I have heard it said that the Centurion in Matthew 8 was refering to his "παῖς" in the sense of servant or slave, and all translations seem to take it that way. I've heard people go on to say that his great distress at the illness of his servant suggests that he had a homosexual relationship with the servant.

BDAG has for παῖς: 1) a young pers. normally below the age of puberty, w. focus on age rather than social status, boy, youth 2) one’s own immediate offspring, child 3) one who is committed in total obedience to another, slave, servant

Other data that comes to mind: 1) Matthew 17 has υἱόν in verse 15, and then παῖς in verse 18, in a very similar circumstance. 2) Again John 50 and 51 have υἱόν and παῖς, both referring to someone's sick son. 3) Jesus is refered to as παῖς in Luke 2:43.

Why then do all translations translate παῖς as servant in Matthew 8?

2 Answers 2


It is correct that the centurion refers to the sick child as παις in Mt 8:6. However, you might note that in the parallel version of the same story in Luke 7:1-10 he is called δουλος. This suggests that at least in this pericope παις means δουλος. In any case, it answers your questions as to why the translators have understood it in this way.


Lexicons frequently define παις in three senses: in relation to descent (son, daughter), age (young, e.g. infant, boy, girl), or ‘condition’ (slave, servant). The text of Matthew 8:5-13 does not clarify whether the ill person in the centurion’s household is a son or servant, but since Roman military were not allowed to marry, and the Jewish elders thought the centurion honorable, ‘servant’ seems likely.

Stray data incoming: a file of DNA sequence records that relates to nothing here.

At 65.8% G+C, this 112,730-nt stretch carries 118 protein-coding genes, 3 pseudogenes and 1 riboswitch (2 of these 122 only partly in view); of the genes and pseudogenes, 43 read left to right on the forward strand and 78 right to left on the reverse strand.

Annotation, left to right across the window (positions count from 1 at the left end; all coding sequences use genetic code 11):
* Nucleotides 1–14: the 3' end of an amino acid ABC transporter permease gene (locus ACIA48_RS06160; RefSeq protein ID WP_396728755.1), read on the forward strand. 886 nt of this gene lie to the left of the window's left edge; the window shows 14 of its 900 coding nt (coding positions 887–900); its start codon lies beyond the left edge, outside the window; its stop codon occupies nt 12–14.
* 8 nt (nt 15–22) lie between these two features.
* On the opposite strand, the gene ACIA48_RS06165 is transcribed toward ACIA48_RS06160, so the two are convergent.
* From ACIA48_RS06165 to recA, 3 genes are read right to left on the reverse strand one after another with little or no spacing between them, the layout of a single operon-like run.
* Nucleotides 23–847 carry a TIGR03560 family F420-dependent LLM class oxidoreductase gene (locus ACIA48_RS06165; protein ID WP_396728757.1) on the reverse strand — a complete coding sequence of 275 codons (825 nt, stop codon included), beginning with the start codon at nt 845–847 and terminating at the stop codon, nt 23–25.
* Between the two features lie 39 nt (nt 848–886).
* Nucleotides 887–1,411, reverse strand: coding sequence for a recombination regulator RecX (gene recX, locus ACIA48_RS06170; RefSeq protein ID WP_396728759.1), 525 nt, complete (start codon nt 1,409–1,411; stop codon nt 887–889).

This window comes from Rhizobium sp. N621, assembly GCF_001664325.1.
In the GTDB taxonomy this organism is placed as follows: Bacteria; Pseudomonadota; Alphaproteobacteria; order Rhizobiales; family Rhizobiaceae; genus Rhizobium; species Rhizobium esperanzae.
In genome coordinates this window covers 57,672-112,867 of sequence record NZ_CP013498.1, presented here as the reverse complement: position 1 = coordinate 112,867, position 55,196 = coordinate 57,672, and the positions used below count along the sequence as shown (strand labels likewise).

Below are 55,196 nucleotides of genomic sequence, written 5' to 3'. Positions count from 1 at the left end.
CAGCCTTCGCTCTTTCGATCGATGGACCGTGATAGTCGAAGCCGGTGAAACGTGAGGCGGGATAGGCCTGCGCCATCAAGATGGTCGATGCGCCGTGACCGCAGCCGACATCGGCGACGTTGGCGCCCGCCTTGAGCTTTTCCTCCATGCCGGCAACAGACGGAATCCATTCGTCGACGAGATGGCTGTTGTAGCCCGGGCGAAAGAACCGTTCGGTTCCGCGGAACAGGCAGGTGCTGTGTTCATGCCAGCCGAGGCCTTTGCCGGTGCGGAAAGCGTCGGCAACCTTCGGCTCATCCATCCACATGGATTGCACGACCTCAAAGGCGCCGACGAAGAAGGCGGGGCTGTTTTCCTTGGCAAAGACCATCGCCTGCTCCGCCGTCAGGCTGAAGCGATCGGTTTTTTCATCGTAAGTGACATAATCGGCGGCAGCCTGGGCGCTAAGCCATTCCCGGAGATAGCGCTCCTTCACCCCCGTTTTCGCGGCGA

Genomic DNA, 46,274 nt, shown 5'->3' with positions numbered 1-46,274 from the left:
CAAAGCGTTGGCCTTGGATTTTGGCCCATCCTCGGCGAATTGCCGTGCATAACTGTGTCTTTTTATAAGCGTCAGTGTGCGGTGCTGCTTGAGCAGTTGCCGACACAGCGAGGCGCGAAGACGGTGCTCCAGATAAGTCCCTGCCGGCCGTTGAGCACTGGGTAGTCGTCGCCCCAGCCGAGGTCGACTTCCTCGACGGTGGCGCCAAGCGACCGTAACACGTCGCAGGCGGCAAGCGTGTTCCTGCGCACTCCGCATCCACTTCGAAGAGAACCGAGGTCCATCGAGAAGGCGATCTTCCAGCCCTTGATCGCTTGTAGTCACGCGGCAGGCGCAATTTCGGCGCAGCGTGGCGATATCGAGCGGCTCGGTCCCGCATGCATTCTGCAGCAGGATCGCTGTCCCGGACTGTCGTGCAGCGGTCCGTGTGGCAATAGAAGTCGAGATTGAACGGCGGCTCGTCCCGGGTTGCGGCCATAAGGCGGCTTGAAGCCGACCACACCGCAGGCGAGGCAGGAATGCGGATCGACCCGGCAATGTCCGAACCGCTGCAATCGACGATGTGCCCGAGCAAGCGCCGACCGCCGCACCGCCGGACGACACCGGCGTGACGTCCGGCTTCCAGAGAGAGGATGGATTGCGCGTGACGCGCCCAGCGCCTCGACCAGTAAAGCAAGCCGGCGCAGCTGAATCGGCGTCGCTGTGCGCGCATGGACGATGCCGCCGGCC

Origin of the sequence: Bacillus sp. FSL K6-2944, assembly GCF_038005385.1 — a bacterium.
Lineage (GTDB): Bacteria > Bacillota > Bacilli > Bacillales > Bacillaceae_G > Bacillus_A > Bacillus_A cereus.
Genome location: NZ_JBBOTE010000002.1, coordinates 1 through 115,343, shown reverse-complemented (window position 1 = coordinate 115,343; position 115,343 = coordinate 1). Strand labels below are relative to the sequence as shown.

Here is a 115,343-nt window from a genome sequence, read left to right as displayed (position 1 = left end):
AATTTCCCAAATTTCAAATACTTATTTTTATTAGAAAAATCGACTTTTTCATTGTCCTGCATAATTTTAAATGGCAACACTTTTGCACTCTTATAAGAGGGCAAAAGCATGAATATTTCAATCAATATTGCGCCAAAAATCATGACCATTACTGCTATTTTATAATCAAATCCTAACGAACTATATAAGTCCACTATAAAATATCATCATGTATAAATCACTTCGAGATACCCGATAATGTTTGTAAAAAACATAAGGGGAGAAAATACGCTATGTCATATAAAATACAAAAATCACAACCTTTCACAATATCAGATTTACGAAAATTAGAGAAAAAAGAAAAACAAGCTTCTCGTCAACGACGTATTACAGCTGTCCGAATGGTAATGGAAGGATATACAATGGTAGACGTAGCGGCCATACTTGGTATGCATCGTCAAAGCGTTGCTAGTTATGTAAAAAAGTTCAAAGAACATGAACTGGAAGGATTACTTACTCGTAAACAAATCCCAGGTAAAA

While ‘servant’ matches the apparently parallel story in Luke 7:2-10 – where the centurion still uses the potentially ambiguous παις but the narrator uses the unambiguous δοῦλος (servant, slave) – hopefully that ‘alignment’ is co-incidental rather than purposeful on the part of the translators. Matthew and Luke’s stories differ in several details, so it shouldn’t be assumed Matthew thought the ill person a servant only because Luke did.

Nor does identifying the centurion’s παις as a servant (rather than a son) clarify the nature of their relationship. Sir Kenneth Dover’s groundbreaking study of Greek homosexuality revealed that παις could mean a particular type of servant: “his master’s male lover.”(1) This has led to a reappraisal of the word in these gospel stories, where Luke interestingly introduced the periscope, “ἑκατοντάρχου δέ τινος δοῦλος ... ὃς ἦν αὐτῷ ἔντιμος” (“Now a centurion had a slave who was dear to him ...” RSV).

(1) K.J. Dover, Greek Homosexuality (Harvard University Press, Cambridge, 1978), pg.16; cf. Bernard Sergent, Homosexuality in Greek Myth (Beacon Press, Boston, 1986), pg.10.


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